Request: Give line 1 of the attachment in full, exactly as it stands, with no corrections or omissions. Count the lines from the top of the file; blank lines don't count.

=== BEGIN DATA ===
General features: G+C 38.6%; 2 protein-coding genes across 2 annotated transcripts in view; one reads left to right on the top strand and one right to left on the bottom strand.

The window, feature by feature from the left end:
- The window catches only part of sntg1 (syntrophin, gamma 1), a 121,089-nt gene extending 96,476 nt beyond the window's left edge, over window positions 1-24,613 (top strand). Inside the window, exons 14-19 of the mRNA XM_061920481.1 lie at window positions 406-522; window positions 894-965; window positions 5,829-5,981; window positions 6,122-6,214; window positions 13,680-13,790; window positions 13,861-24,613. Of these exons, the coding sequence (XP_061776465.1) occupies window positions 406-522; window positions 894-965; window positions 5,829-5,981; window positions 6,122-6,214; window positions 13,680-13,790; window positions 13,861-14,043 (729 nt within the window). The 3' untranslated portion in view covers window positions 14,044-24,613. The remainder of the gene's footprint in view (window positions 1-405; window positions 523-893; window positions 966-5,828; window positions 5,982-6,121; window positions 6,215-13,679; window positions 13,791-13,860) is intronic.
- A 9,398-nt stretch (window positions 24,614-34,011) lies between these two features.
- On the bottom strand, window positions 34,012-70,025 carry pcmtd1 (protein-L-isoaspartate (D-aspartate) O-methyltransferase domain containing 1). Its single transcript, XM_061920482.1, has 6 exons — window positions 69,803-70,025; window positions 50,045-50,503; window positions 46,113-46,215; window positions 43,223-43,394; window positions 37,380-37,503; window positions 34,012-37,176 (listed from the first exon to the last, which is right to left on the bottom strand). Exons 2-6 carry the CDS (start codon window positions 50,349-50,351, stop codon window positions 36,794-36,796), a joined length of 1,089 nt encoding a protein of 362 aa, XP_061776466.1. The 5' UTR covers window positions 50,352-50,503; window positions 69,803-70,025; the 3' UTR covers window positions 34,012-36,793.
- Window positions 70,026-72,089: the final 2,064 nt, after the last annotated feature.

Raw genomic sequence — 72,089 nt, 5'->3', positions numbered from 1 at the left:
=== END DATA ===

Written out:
General features: G+C 38.6%; 2 protein-coding genes across 2 annotated transcripts in view; one reads left to right on the top strand and one right to left on the bottom strand.